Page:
He added: "Being a TV villain usually is not a good idea. Fine, some will (very occasionally) become very successful (Simon Cowell, in his early TV years, made his mark by being a villain, as did Gordon Ramsay, but both softened their images as the years rolled on).

"But usually it will have the reverse effect and will reduce marketability and potential revenue streams. By way of an example, reality TV contestants from shows such as Big Brother rarely go on to have successful television careers beyond their stint on said show."

What should reality TV stars do?

Instead, the Go Pro PR pointed out how a reality TV star should focus their efforts on influencing.

While being a TV villain courts attention, Mr Coram James highlighted it can make for short-lived fame in the showbiz circles.

He explained: "The most viable way for a reality contestant to continue generating income and remain part of the conversation is by influencing. But, even though TV villains can bring in a decent number of social media followers, it is harder for them to monetise that. Brands do not usually like to be associated with negativity, so the potential for sponsored posts can be greatly diminished.

Davina McCall and John McCririck during John McCririck is the Second Person Evicted from
TV racing pundit John McCririck's stint on 2005's Celebrity Big Brother painted him as the house's villain and he was the second person evicted from the show. (Mike Marsland/WireImage)

"Moreover, why would you want to become semi-famous by being unkind? That kind of fame is usually very short lived and plays very badly in the court of public opinion. It makes you look like an attention seeker that will do anything for their 15-minutes, again, a bad look for anyone considering extending their tv career into something more consistent and formal like presenting. What it boils down to is that programs such as Big Brother very rarely lead to lasting fame."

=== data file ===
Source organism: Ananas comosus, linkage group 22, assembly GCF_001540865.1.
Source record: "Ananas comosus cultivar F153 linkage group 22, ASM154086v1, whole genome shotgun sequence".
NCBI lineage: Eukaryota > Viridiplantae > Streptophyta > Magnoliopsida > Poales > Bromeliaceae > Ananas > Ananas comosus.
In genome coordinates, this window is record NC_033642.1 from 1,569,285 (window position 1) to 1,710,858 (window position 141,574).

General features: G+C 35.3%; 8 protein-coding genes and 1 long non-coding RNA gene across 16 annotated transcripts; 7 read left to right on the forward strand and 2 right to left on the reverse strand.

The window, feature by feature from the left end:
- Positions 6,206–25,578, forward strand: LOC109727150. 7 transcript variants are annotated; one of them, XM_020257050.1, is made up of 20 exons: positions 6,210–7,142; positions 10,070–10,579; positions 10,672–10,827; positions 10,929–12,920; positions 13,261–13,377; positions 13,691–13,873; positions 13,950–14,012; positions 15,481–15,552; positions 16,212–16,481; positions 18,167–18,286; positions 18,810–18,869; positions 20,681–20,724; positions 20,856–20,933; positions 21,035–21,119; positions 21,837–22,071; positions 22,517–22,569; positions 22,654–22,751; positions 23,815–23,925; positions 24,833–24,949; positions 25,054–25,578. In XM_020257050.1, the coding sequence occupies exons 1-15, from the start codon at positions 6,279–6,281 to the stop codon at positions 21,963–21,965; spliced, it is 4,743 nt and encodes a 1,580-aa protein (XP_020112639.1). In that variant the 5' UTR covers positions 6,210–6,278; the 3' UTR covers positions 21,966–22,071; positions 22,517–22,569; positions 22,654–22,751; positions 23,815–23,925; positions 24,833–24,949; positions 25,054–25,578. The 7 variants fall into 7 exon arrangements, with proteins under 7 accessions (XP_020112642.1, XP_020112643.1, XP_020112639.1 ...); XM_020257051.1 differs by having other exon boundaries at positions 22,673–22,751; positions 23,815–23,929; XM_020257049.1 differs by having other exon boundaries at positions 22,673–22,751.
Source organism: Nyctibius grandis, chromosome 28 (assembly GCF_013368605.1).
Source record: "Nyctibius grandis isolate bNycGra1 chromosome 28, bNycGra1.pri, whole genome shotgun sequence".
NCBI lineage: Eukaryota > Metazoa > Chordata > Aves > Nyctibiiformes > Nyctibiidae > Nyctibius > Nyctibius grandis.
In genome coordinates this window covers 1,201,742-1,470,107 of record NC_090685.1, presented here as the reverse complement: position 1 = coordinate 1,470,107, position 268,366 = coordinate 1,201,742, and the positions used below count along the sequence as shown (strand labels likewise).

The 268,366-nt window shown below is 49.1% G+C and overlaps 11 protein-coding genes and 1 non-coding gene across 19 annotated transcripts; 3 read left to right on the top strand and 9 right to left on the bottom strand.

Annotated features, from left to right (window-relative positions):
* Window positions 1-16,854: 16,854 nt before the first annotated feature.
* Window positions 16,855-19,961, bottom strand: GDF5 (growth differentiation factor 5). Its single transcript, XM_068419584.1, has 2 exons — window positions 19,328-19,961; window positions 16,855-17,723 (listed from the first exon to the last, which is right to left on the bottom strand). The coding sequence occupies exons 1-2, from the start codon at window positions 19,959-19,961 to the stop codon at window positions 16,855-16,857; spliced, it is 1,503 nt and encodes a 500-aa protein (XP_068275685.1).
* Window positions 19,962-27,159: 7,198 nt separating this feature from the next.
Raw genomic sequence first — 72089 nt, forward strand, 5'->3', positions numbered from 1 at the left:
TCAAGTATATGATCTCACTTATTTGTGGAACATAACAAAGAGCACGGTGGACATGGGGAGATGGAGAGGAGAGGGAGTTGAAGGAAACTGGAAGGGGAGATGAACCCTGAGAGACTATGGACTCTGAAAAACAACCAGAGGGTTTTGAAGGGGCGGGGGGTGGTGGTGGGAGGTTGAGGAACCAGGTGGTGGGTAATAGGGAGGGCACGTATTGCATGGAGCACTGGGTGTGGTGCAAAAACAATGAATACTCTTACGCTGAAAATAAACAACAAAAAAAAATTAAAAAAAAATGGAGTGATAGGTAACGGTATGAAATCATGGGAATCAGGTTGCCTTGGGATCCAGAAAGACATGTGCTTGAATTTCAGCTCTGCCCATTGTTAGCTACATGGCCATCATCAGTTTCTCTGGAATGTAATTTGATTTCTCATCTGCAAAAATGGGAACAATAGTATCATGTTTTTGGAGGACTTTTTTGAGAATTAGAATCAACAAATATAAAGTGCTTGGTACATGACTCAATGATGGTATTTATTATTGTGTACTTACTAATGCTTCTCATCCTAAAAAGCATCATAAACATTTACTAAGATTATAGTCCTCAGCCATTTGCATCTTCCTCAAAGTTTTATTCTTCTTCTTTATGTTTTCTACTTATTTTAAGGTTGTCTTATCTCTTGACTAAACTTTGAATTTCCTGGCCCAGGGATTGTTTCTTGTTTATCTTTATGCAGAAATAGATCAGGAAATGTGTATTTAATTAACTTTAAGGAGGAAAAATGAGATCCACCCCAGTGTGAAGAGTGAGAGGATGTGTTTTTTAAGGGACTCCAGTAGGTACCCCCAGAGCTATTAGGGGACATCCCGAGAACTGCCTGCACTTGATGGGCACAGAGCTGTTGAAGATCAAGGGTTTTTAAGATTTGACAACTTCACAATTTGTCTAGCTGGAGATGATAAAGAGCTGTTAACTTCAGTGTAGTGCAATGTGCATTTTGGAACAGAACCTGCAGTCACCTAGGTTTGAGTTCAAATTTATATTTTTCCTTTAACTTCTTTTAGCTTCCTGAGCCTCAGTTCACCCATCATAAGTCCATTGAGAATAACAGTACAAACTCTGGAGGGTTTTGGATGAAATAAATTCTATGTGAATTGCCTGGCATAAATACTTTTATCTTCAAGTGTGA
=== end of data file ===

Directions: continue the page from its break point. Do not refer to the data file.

He added: "But being the TV villain only ever serves to handicap your future prospects. Remember, Ramsay and Cowell weren't contestants on a single series of a Big Brother style reality game show. They were the principal characters on their own series.

"Fine, it's technically all forms of reality TV. But it's on very, very different ends of the spectrum to the likes of Big Brother. They could get away with building brands based on being the baddie because they had the ability to control the narrative on respected productions.

Big Brother continues at 9pm on ITV2 and ITVX.